A History of How Running Water Advanced Modern Civilization

Without a doubt, the course of human history was determined by one vital element...

Empires, cultures, and civilizations were built and burned around this vital essence of mankind; even ambrosia pales in comparison to potable, running water.

If this crucial, life-giving liquid wasn’t available to humans at just the right moment at just the right time, it may have set us back millennia.

Maybe it has, and we don’t know it.

Regardless, let’s hop in the portable time-machine that we call the internet and take a look at how running water played a vital role in advancing modern civilization- from building villages around fresh water sources to having it on command mostly anywhere in the world.



Actual image of when early man discovered the temperature-retention capability of the Greens Steel Water Bottle.

It began when early hunter-gatherers had to stay close to rivers and coastlines to survive.

Over time, early humans began to finesse the art of agriculture, which led to the growth of more established villages and towns.

We quickly realized that a civil gathering of humans required a constant, potable water source to prevent collapse. Some early civilizations actually had some pretty impressive water infrastructure.

Early water wells were used in the Jezreel Valley in 6500 BC, while primitive latrines were used in what is now Scotland in about 3000 BC.

Ancient Mesopotamia, Persia, Egypt, and China all dabbled in plumbing and sewage systems.

These were precursors to the concept of running water, or essentially indoor plumbing, which many of us now take for granted.


The Greeks and Romans really upped the water infrastructure game.

The Ancient Greeks were the first to use underground clay pipes for sanitation and water supply; they were the first to construct flushing toilets, though it’s a safe assumption they didn’t have toilet paper.

Shortly thereafter, the Roman empire gave birth of aqueducts, the foundation of which many modern-day water purification systems are built upon.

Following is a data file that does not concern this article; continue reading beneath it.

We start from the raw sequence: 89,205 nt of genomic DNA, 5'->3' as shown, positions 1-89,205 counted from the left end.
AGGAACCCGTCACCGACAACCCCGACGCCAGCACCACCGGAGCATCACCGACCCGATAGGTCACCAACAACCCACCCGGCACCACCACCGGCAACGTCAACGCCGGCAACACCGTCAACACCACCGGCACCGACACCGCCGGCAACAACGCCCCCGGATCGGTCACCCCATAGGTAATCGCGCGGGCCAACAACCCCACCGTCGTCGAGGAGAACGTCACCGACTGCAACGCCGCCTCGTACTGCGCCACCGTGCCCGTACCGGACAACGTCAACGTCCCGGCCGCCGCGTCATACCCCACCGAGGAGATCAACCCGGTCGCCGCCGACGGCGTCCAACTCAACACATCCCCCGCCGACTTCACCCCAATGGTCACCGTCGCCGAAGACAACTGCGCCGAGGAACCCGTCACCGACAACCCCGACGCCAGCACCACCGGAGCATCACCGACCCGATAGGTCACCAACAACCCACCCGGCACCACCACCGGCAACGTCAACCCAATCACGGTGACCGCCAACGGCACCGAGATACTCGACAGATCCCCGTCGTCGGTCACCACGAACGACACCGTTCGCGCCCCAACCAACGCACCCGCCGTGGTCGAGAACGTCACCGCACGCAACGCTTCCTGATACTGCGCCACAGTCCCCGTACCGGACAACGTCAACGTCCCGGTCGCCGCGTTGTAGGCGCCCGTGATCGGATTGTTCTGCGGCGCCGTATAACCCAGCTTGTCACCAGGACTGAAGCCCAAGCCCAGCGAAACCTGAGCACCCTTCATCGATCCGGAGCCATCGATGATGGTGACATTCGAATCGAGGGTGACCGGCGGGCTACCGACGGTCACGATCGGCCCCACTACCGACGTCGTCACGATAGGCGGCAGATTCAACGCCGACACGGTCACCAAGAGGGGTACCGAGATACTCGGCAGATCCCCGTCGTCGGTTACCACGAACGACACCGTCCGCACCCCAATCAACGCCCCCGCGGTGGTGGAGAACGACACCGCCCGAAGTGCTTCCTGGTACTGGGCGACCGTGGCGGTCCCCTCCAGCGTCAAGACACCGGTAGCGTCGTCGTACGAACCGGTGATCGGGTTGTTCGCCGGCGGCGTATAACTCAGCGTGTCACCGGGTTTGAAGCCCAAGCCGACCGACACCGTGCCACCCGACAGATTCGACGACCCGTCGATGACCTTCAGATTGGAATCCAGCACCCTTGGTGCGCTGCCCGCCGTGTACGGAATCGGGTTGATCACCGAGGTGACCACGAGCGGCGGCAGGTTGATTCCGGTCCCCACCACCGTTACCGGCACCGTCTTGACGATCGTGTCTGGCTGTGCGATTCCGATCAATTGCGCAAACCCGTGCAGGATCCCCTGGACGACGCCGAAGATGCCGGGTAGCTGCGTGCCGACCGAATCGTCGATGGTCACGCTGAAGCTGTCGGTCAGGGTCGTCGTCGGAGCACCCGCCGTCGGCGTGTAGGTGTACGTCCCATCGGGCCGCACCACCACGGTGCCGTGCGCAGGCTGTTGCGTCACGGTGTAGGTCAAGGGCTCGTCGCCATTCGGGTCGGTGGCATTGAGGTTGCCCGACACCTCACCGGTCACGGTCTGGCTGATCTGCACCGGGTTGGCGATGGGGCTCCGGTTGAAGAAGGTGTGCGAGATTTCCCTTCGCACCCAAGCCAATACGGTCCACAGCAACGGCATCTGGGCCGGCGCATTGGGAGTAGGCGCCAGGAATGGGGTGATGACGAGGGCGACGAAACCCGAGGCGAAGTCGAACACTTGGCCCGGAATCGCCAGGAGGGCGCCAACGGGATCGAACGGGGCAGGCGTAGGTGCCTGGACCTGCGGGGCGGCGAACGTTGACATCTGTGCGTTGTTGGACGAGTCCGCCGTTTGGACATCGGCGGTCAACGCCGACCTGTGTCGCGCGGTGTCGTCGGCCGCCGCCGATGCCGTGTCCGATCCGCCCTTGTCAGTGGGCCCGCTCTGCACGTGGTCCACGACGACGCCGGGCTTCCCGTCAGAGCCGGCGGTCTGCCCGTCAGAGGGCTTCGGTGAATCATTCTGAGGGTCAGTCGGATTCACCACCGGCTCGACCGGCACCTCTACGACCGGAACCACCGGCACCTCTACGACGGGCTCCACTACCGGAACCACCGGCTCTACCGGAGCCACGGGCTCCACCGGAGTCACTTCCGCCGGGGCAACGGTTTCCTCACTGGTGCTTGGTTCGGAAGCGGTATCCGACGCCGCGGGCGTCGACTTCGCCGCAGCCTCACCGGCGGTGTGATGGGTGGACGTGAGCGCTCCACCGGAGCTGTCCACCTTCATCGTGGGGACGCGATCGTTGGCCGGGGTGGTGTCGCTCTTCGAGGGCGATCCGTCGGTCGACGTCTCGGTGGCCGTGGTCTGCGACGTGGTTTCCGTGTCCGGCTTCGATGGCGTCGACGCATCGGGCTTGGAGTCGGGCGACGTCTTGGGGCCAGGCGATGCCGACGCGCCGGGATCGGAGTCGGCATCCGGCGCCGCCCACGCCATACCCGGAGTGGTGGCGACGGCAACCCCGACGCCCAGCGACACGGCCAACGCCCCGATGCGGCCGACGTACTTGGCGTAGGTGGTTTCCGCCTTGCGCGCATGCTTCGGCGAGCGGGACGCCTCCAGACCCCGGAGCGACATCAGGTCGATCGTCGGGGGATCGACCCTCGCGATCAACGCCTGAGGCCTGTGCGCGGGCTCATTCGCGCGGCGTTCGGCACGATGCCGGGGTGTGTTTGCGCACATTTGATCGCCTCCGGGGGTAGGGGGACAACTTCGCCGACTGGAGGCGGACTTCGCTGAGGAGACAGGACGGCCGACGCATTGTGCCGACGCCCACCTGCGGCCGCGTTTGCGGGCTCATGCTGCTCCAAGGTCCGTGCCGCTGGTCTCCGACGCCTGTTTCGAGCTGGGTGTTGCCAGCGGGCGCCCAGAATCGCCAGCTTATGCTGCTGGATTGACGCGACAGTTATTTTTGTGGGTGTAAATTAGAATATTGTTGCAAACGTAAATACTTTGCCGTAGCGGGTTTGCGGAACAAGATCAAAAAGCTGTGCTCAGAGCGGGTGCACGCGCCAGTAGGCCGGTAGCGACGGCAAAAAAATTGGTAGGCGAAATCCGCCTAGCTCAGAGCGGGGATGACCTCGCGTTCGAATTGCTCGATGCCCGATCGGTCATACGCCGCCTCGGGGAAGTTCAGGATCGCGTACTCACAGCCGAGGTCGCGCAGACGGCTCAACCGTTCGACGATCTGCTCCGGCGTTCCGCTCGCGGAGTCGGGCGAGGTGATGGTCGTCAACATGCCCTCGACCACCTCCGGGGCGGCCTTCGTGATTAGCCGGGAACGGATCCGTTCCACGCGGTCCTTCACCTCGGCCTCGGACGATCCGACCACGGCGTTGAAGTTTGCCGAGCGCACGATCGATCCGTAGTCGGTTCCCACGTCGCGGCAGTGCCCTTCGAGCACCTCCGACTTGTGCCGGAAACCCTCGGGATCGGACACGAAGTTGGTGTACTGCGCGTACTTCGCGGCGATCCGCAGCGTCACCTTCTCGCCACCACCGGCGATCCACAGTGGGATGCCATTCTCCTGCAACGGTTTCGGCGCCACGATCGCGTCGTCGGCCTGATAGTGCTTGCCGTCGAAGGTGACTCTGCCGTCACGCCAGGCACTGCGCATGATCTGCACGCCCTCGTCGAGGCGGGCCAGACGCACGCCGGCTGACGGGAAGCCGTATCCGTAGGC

Aqueducts and a network of pipes brought water to homes and public fountains.


Unfortunately, the Middle Ages took a step backwards, and were a rather dark and smelly time in history.

Water sanitation and sewage systems were largely a hygiene issue, and diseases were an everyday part of life.

Having that said, people in this part of history were smart enough to build towns & villages around fresh water sources.

The idea was to provide quick & easy access to water that was constantly fresh & did not make the people sick - and also a source to male plenty of ale & beer!


As the Industrial Revolution took hold and cities and the population boomed, we developed systems to pull water from lands far away to populate otherwise inhabitable landscapes.

There was a focus on progress, and with it, improved scientific advancements in indoor plumbing and sanitation.

By 1900 in the Western world, a water closet was a common necessity in households.

The global population in the 1900s quadrupled - a result of improved healthy water supply and sewage systems.


Now that you understand how humans managed water throughout history, you can fully realize the impact it had.

1. Improved Public Health

Better handling of wastewater and chlorination of tap water led to fewer diseases & expanded life expectancy.

The chlorination process, first used in the late 1800s, led to modern water purification processes that we now have.

Toilets with running water were also safer and slightly more dignified.

2. Increased Socio-Economic Development

Improved public health led to overall increased socio-economic development due to higher quality water management and indoor plumbing.

These improved water systems would be the foundation of agricultural production, increased industrialization, and innovations in hydroelectric power.

3. More Leisure Time

Often overlooked but arguably the most important, running water for domestic use shaped what the typical human’s daily schedule looked like, allowing for emotional & intellectual growth.

With less time spent hauling buckets to water sources to collect water or being hit with an unexpected drought, people could spend their time on other pursuits.

The less time spent on surviving allowed for interoceptive awareness to develop; Reading a book, contributing to the arts, and developing mathematical equations eventually became available to the average person instead of being exclusive to rulers & monarchs.

 Society shifted from mainly survival-focused to an age of art, science, and innovation.


Recognizing the ways running water has shaped civilization makes it that much more important to work towards a future in which everyone has access to clean running water.

Just imagine for a moment a day without your shower, sink, or topped-off Greens Steel Water Bottle. Yeah, it isn’t the most pleasant image.

What we can learn from the past can help shape our future.

Thank you for reading, stay tuned every week for interesting articles about Greens Steel, health, & hydration.

All the best,

Greens Steel Wellness Contributor
Philadelphia, USA 


Hydrate in style with the Greens Steel Stainless Steel Water Bottle


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